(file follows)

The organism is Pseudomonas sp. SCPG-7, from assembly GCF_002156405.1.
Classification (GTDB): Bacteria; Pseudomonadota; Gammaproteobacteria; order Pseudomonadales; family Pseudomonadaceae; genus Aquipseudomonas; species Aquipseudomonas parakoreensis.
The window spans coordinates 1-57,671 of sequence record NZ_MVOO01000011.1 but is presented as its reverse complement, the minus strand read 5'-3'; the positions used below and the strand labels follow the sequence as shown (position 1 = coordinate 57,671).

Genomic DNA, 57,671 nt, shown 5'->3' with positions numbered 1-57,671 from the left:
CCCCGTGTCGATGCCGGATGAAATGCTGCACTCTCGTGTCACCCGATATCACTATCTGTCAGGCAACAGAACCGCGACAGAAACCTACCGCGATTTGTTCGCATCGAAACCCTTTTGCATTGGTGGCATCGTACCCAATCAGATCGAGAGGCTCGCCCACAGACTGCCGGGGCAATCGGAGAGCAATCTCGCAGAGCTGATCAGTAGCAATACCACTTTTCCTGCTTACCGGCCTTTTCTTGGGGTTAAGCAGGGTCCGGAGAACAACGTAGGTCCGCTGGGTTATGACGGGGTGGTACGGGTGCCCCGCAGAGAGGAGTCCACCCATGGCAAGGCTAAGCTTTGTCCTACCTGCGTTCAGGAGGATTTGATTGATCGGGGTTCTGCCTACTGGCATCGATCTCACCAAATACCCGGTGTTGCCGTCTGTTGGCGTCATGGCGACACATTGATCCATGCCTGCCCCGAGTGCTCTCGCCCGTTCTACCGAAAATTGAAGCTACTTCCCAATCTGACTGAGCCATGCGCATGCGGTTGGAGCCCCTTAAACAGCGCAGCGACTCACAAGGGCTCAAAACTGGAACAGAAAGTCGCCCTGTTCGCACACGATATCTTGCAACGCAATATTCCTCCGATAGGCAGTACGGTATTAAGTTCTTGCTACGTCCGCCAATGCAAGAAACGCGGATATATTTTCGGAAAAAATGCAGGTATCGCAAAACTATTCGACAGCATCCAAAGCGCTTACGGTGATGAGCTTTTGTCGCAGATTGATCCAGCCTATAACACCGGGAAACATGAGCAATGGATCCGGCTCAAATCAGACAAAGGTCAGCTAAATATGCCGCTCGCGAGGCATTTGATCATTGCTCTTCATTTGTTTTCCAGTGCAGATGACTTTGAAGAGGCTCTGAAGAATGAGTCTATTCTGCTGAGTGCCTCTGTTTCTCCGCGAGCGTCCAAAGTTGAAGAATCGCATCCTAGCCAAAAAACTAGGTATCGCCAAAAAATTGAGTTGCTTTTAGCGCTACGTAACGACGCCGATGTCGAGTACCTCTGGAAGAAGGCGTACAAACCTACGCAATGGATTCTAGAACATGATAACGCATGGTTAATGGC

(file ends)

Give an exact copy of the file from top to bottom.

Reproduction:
The organism is Pseudomonas sp. SCPG-7, from assembly GCF_002156405.1.
Classification (GTDB): Bacteria; Pseudomonadota; Gammaproteobacteria; order Pseudomonadales; family Pseudomonadaceae; genus Aquipseudomonas; species Aquipseudomonas parakoreensis.
The window spans coordinates 1-57,671 of sequence record NZ_MVOO01000011.1 but is presented as its reverse complement, the minus strand read 5'-3'; the positions used below and the strand labels follow the sequence as shown (position 1 = coordinate 57,671).

Genomic DNA, 57,671 nt, shown 5'->3' with positions numbered 1-57,671 from the left:
CCCCGTGTCGATGCCGGATGAAATGCTGCACTCTCGTGTCACCCGATATCACTATCTGTCAGGCAACAGAACCGCGACAGAAACCTACCGCGATTTGTTCGCATCGAAACCCTTTTGCATTGGTGGCATCGTACCCAATCAGATCGAGAGGCTCGCCCACAGACTGCCGGGGCAATCGGAGAGCAATCTCGCAGAGCTGATCAGTAGCAATACCACTTTTCCTGCTTACCGGCCTTTTCTTGGGGTTAAGCAGGGTCCGGAGAACAACGTAGGTCCGCTGGGTTATGACGGGGTGGTACGGGTGCCCCGCAGAGAGGAGTCCACCCATGGCAAGGCTAAGCTTTGTCCTACCTGCGTTCAGGAGGATTTGATTGATCGGGGTTCTGCCTACTGGCATCGATCTCACCAAATACCCGGTGTTGCCGTCTGTTGGCGTCATGGCGACACATTGATCCATGCCTGCCCCGAGTGCTCTCGCCCGTTCTACCGAAAATTGAAGCTACTTCCCAATCTGACTGAGCCATGCGCATGCGGTTGGAGCCCCTTAAACAGCGCAGCGACTCACAAGGGCTCAAAACTGGAACAGAAAGTCGCCCTGTTCGCACACGATATCTTGCAACGCAATATTCCTCCGATAGGCAGTACGGTATTAAGTTCTTGCTACGTCCGCCAATGCAAGAAACGCGGATATATTTTCGGAAAAAATGCAGGTATCGCAAAACTATTCGACAGCATCCAAAGCGCTTACGGTGATGAGCTTTTGTCGCAGATTGATCCAGCCTATAACACCGGGAAACATGAGCAATGGATCCGGCTCAAATCAGACAAAGGTCAGCTAAATATGCCGCTCGCGAGGCATTTGATCATTGCTCTTCATTTGTTTTCCAGTGCAGATGACTTTGAAGAGGCTCTGAAGAATGAGTCTATTCTGCTGAGTGCCTCTGTTTCTCCGCGAGCGTCCAAAGTTGAAGAATCGCATCCTAGCCAAAAAACTAGGTATCGCCAAAAAATTGAGTTGCTTTTAGCGCTACGTAACGACGCCGATGTCGAGTACCTCTGGAAGAAGGCGTACAAACCTACGCAATGGATTCTAGAACATGATAACGCATGGTTAATGGC